Sciatica Explainer Animation:
Due to the wide variety of symptoms and possible causes, it is imperative that you seek medical advice/attention. At Joy Lane Clinic, Whitstable, we have a team comprised of Osteopaths and Physio Therapists who will thoroughly examine you and provide you with an accurate diagnosis. This is crucial as we will prescribe/perform treatment/therapy tailored to you and get you on the road to recovery as fast as possible.
The term sciatica refers to a set of symptoms caused by an underlying medical condition and it’s NOT an actual medical diagnosis.
Sciatica refers to pain that radiates along the path of the sciatic nerve, which branches from your lower back through your hips and buttocks and down each leg. Typically, sciatica affects only one side of your body.
Sciatica pain is caused by irritation, inflammation, pinching or compression of a nerve in the lower back.
- Lumbar spinal stenosis (narrowing of the spinal canal in your lower back).
- Degenerative disk disease (the breakdown of discs, which act as cushions between the vertebrae).
- Disc bulge (slipped disc).
- Spondylolisthesis (a condition in which one vertebra slips forward over another one).
- Muscle spasm.
Common symptoms of sciatica include:
- Lower back pain.
- Pain in the rear or leg that is worse when sitting.
- Hip pain.
- Burning or tingling down the leg.
- Weakness, numbness, or a hard time moving the leg or foot.
- Constant pain on one side of the rear.
- A shooting pain that makes it hard to stand up.
- Over-the-counter pain relievers & NSAIDs.
- Prescription muscle relaxants to ease muscle spasms.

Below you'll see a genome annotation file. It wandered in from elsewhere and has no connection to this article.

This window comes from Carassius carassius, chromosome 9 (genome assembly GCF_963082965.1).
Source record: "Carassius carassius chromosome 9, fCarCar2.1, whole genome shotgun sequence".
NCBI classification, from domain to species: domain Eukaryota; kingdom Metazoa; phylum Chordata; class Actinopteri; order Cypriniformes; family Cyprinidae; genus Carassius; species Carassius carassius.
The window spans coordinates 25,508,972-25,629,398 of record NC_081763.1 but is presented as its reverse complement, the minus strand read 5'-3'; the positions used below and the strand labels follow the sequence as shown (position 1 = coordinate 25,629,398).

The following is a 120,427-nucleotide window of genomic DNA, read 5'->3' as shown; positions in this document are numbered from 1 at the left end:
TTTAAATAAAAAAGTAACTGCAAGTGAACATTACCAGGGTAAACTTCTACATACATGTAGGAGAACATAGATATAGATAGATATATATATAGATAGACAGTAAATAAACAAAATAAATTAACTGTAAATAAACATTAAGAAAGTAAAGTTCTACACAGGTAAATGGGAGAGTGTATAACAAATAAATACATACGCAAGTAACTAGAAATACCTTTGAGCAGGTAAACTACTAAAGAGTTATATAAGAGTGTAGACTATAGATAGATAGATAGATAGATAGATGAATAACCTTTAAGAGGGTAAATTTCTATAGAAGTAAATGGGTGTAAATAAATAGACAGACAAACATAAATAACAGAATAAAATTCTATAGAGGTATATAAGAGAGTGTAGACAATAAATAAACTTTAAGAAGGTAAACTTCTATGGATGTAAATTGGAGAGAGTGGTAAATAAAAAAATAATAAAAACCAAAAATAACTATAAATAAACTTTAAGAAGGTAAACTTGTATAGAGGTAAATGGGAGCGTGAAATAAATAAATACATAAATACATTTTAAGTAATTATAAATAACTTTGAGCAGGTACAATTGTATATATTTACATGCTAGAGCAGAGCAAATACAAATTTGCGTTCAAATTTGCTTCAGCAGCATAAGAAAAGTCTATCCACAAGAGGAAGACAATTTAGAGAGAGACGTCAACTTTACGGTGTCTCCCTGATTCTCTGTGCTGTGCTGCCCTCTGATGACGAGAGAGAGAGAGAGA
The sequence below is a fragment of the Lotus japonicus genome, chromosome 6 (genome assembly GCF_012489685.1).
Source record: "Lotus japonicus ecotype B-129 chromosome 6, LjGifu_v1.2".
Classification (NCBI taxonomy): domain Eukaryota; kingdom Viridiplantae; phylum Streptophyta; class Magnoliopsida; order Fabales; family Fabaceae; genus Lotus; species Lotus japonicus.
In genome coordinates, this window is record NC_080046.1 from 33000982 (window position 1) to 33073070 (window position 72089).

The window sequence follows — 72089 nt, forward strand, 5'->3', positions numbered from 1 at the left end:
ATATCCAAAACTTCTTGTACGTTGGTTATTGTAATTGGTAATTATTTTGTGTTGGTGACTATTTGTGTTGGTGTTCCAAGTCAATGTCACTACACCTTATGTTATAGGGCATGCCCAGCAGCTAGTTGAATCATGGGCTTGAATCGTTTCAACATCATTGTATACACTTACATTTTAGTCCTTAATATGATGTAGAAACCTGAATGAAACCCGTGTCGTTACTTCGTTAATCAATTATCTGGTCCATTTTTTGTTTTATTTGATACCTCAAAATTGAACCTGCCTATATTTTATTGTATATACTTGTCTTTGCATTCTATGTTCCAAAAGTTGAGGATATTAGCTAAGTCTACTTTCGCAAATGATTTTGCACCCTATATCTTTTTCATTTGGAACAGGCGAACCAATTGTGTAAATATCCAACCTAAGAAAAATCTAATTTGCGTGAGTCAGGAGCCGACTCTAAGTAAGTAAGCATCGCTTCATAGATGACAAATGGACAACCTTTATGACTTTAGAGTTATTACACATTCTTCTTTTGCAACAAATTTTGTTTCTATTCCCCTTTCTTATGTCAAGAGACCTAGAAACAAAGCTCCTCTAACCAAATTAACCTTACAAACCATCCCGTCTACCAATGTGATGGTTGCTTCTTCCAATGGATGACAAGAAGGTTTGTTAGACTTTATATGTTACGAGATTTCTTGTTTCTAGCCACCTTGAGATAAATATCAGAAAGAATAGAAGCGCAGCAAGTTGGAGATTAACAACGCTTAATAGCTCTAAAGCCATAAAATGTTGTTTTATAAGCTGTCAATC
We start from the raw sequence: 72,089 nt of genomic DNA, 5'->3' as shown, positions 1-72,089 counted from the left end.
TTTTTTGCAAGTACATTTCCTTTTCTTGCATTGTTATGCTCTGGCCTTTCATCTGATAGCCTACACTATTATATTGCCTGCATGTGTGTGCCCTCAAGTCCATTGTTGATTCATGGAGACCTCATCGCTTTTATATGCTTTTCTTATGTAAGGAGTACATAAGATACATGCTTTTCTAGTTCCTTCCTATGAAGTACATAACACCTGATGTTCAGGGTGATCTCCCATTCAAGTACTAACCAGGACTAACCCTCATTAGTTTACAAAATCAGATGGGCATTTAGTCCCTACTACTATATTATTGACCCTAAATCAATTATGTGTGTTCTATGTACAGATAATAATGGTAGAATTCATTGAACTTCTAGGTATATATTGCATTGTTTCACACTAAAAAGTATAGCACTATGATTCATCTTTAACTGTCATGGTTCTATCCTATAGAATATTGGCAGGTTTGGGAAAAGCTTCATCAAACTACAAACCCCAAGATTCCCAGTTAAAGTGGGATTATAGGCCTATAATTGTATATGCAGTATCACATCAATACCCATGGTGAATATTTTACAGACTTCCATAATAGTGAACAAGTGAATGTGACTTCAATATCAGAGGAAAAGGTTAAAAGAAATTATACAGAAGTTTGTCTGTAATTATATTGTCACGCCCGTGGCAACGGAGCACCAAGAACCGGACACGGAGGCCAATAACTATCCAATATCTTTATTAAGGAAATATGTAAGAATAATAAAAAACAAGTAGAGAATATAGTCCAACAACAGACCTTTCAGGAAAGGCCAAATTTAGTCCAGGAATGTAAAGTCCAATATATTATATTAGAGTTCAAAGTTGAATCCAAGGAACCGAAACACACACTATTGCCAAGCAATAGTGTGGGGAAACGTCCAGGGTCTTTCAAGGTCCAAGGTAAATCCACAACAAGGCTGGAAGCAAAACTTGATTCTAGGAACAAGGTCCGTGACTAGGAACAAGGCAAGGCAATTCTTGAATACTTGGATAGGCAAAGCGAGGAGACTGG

- Treatment from a qualified medical practitioner.
- Exercise regime prescribed by a medical practitioner.
How long does sciatica last?
Sciatica can be acute or chronic.
An acute episode may last between one and two weeks and usually resolves itself in a few weeks.
It’s fairly common to experience some numbness for a while after the pain has subsided.
Chronic sciatica may last for months or years if left untreated.
If manual therapy does not help then further intervention such as corticosteroid injections and/or surgery may be required.
It is important to continue with physical activity and keep up with routine exercises and lifestyle modifications to prevent your sciatica from recurring.
In general, it is best to seek the help of a qualified medical professional who can guide you on the path to recovery.
If you are experiencing pain or just generally concerned then please get in touch with us today as early intervention reduces the likelihood of symptoms becoming chronic and impacting on your daily life for longer than they have to.